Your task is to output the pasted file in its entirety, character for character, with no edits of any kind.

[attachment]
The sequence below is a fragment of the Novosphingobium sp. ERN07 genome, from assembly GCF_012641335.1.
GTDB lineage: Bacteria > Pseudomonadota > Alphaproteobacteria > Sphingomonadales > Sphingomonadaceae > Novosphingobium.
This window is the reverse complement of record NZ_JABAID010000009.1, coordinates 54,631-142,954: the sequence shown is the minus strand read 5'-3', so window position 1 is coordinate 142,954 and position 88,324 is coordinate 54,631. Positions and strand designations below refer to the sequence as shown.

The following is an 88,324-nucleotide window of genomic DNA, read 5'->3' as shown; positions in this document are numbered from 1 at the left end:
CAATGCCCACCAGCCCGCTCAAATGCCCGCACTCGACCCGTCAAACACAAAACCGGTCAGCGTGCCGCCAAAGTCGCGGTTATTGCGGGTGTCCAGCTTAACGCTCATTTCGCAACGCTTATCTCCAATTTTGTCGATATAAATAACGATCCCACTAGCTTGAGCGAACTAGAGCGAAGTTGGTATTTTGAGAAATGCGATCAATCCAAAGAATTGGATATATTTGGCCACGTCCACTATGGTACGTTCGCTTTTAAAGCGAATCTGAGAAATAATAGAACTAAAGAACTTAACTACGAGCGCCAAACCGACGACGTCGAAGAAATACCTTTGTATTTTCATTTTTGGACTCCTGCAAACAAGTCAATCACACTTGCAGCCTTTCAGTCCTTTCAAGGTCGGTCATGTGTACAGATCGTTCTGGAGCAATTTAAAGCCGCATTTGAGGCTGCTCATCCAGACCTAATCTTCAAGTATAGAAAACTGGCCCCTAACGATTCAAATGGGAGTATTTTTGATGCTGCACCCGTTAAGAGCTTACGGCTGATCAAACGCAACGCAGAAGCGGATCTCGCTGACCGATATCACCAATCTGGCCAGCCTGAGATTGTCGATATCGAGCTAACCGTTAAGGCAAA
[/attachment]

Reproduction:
The sequence below is a fragment of the Novosphingobium sp. ERN07 genome, from assembly GCF_012641335.1.
GTDB lineage: Bacteria > Pseudomonadota > Alphaproteobacteria > Sphingomonadales > Sphingomonadaceae > Novosphingobium.
This window is the reverse complement of record NZ_JABAID010000009.1, coordinates 54,631-142,954: the sequence shown is the minus strand read 5'-3', so window position 1 is coordinate 142,954 and position 88,324 is coordinate 54,631. Positions and strand designations below refer to the sequence as shown.

The following is an 88,324-nucleotide window of genomic DNA, read 5'->3' as shown; positions in this document are numbered from 1 at the left end:
CAATGCCCACCAGCCCGCTCAAATGCCCGCACTCGACCCGTCAAACACAAAACCGGTCAGCGTGCCGCCAAAGTCGCGGTTATTGCGGGTGTCCAGCTTAACGCTCATTTCGCAACGCTTATCTCCAATTTTGTCGATATAAATAACGATCCCACTAGCTTGAGCGAACTAGAGCGAAGTTGGTATTTTGAGAAATGCGATCAATCCAAAGAATTGGATATATTTGGCCACGTCCACTATGGTACGTTCGCTTTTAAAGCGAATCTGAGAAATAATAGAACTAAAGAACTTAACTACGAGCGCCAAACCGACGACGTCGAAGAAATACCTTTGTATTTTCATTTTTGGACTCCTGCAAACAAGTCAATCACACTTGCAGCCTTTCAGTCCTTTCAAGGTCGGTCATGTGTACAGATCGTTCTGGAGCAATTTAAAGCCGCATTTGAGGCTGCTCATCCAGACCTAATCTTCAAGTATAGAAAACTGGCCCCTAACGATTCAAATGGGAGTATTTTTGATGCTGCACCCGTTAAGAGCTTACGGCTGATCAAACGCAACGCAGAAGCGGATCTCGCTGACCGATATCACCAATCTGGCCAGCCTGAGATTGTCGATATCGAGCTAACCGTTAAGGCAAA